These strategies also led to the "production of sexuality" (105). Relations of sex thus gave rise to two systems: the deployment of alliance (a system of marriage, a fixation of kinship ties) and the deployment of sexuality. Foucault distinguishes the two, writing "The deployment of alliance is built around a system of rules defining the permitted and the forbidden...whereas the deployment of sexuality operates according to mobile, polymorphous, and contingent techniques of power" (106). The deployment of alliance works toward producing the interplay of relations and maintaining the law that governs them. One the other hand, "the deployment of sexuality engenders a continual extension of areas and forms of control" (106). Foucault argues that the deployment of sexuality was constructed on the basis of a deployment of alliance (107).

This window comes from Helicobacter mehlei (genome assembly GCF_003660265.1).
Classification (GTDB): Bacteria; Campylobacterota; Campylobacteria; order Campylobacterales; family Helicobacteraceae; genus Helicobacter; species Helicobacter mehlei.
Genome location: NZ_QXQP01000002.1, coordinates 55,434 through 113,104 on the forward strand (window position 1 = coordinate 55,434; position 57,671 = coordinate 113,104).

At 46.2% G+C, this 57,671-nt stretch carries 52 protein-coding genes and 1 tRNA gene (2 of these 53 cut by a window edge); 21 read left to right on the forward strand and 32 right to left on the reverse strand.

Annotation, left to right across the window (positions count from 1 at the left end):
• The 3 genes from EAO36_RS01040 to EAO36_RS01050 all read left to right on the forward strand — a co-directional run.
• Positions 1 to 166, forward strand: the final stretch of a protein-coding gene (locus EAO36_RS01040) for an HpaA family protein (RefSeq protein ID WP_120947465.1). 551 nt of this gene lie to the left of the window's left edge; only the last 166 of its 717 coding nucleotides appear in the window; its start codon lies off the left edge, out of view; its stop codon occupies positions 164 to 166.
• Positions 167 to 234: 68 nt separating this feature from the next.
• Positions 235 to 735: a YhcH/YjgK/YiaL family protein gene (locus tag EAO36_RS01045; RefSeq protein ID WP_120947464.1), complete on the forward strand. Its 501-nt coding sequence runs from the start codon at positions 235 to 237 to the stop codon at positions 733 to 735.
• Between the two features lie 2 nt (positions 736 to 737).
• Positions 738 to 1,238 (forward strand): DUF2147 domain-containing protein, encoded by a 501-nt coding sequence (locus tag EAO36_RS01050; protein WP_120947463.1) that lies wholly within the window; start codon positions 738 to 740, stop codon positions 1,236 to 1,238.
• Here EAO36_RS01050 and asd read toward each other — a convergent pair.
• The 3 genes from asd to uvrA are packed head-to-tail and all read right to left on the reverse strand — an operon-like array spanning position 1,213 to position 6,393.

Foucault goes on to show that "the family is the interchange of sexuality and alliance: it conveys the law and the juridical dimension in the deployment of sexuality, and it conveys the economics of pleasure and the intensity of sensations in the regime of alliance" (108). Foucault writes that "the family is the most active site of sexuality" (109) giving it a necessary, paradoxical relationship of solicitation and refusal with incest.
Since the 17th century sexuality has moved from the fringes of the family to the focus of the family. Foucault argues "parents and relatives became the chief agents of a deployment of sexuality which drew it outside support from doctors, educators and later psychiatrists" (110). The family was a major part of sexualization. Abnormal figures of sexuality emerged. Experts, who would listen, developed.